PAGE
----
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Old 07-31-2014, 07:11 AM   #1
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complete battery disconnect

I think the battery negative connects to the frame. So if I put in a switch there, is that the proper way to turn off everything???
I have a marine switch that has connections for 2 sets of batteries separately or singly or off. So I think if I run the negative wires from both battery sets to this switch, it should work.
Any comments or problems you see???

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Old 07-31-2014, 11:15 AM   #2
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When I disconnect for a period of time I ALWAYS take off the positive and leave the negative hooked up. This has worked for me on the trailer and the car while I am in Arizona for 3 months.
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Old 07-31-2014, 11:21 AM   #3
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The battery disconnect is usually in the positive lead.

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Old 07-31-2014, 01:31 PM   #4
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Positive is also the way I've always done it.
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Old 07-31-2014, 02:08 PM   #5
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If you are installing a dual battery system to a dual battery marine isolator switch, the way I wired mine is as follows: the individual positive (red) leads go to the switch positive posts. The negative (black) from the switch then goes to one battery negative post and the two positives of the batteries are wired together, then the negative from the last battery goes to the frame. This will allow you to use one or the other or both (if they are similar batteries). It is a good idea to use the same type batteries as I do not believe the onboard charger will support different types. Check the manual to verify this.

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Old 08-01-2014, 01:44 AM   #6
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If you were trained by the US Army you would disconnect the positive cable. If you were trained by the US Navy you would disconnect the negative cable.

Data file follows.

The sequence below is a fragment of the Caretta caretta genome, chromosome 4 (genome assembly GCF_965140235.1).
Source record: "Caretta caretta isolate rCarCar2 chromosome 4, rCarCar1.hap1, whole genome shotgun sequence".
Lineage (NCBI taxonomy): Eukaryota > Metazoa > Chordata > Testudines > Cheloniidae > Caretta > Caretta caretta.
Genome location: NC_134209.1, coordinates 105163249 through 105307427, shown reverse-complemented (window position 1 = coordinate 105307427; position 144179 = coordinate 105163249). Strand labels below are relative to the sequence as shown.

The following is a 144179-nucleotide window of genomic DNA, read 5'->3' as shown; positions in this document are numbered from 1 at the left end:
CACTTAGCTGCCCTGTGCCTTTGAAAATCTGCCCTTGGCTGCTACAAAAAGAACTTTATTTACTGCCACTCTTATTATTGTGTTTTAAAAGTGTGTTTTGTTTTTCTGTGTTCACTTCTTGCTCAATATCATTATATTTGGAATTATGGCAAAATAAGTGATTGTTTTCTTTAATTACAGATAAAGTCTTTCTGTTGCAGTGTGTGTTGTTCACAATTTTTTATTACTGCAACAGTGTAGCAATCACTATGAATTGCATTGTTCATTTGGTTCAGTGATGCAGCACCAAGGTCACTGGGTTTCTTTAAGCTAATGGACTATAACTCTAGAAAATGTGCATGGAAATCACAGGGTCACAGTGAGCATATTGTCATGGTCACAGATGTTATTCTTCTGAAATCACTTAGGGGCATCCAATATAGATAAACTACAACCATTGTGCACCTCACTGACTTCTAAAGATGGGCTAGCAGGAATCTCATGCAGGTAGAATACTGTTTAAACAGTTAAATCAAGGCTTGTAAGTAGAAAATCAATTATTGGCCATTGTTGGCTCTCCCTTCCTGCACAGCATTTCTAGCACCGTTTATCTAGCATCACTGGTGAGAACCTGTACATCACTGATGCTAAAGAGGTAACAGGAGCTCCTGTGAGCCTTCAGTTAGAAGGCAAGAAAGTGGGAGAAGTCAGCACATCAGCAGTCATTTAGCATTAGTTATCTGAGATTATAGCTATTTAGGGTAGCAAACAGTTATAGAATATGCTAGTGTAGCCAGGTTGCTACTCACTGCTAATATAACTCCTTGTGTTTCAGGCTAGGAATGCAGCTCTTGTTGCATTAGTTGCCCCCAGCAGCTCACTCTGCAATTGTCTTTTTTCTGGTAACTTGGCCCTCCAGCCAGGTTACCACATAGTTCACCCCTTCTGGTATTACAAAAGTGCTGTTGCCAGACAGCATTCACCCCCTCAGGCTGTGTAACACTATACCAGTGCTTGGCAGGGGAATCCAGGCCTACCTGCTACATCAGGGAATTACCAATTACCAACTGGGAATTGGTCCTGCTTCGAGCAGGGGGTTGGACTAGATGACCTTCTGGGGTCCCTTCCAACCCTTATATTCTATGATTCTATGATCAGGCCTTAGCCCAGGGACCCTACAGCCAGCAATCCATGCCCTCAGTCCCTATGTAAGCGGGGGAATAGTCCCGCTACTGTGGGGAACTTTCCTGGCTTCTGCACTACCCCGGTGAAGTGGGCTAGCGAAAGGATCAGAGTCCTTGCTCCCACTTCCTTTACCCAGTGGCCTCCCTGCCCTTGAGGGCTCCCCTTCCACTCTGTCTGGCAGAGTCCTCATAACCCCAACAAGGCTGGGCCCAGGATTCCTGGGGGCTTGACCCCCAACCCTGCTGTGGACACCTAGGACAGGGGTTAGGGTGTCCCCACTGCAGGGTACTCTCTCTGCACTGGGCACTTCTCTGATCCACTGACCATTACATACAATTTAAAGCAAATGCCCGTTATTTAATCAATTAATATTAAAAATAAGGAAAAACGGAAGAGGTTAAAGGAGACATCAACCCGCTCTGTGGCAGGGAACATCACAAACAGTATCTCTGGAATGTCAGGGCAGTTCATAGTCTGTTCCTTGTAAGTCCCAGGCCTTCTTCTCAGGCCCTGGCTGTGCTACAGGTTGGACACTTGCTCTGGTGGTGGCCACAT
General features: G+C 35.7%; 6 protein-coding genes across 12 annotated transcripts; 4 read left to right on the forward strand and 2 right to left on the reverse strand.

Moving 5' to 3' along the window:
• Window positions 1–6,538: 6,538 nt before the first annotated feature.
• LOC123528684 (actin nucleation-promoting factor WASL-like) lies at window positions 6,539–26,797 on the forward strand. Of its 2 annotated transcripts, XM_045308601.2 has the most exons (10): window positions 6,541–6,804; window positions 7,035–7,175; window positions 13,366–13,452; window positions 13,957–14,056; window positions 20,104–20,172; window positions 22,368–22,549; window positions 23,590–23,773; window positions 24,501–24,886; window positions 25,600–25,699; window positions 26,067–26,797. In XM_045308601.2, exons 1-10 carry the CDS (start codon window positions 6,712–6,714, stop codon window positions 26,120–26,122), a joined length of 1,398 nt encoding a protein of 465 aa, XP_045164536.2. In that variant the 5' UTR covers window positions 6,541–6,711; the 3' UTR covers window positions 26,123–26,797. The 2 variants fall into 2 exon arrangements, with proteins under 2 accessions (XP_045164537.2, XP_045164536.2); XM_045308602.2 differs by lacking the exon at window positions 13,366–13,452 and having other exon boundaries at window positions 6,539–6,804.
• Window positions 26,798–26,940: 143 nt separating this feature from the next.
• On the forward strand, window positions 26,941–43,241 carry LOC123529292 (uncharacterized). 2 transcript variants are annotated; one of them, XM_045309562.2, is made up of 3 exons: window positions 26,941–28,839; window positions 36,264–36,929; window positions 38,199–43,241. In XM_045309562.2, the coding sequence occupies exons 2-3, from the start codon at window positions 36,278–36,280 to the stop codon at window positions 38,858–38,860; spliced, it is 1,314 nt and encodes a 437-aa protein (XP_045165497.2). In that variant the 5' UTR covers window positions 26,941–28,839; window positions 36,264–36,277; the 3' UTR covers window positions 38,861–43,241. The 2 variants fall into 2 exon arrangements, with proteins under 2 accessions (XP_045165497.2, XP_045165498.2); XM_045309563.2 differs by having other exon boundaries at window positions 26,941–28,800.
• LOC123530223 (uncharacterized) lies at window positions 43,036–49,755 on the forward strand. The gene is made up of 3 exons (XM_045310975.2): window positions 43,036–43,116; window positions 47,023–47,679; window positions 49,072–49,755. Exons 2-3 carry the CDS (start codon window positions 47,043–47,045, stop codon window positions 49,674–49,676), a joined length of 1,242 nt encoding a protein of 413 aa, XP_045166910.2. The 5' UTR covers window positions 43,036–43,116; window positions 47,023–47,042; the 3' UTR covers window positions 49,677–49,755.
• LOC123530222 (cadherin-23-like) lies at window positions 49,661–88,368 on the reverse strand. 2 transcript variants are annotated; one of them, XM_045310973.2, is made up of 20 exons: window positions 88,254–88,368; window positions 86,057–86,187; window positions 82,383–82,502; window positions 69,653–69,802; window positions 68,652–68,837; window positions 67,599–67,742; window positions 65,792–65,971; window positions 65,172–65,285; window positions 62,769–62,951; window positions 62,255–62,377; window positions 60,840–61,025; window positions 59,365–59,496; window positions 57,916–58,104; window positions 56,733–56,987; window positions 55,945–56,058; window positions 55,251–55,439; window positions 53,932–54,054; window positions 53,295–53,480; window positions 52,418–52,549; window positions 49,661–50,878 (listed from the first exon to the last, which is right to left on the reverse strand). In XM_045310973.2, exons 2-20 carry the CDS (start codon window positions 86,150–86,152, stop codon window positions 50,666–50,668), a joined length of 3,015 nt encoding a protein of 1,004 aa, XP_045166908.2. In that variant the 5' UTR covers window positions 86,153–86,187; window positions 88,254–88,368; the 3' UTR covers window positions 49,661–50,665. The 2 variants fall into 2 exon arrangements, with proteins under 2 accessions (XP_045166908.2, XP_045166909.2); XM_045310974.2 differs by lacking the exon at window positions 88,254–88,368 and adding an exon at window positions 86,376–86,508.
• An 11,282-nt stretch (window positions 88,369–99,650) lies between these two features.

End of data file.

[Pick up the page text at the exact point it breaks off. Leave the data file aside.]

It just doesn’t make any difference so I put the fuse or disconnect switch where ever it is easiest to install.

A word of caution that really doesn’t have any relativity to the question I really recommend putting a 100 Amp fuse at the battery they are not that expensive and could save your trailer from one of the “mysterious” self igniting fires.

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Old 08-01-2014, 03:45 AM   #7
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Phil's idea is what we did. Here is the amazon link
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Old 08-01-2014, 04:05 AM   #8
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If you were trained to be an auto mechanic like I was you would always disconnect the negative side(-). The positive is the side that will always spark upon disconnect, and if done at the battery can risk explosion. When replacing a DC battery in an RV, Boat or in an auto/truck the procedure is negative off first and on last! Also while I can't be 100% sure on an 5th wheel trailer, In boats and anything automotive the negative side (-) is always the side that is regulated, they will control the ground not the feed, it is safer and less expensive. Putting a switch of any kind on the positive side (+) of any circuit runs the risk of a voltage drop and some systems require a 12v power source to operate properly.
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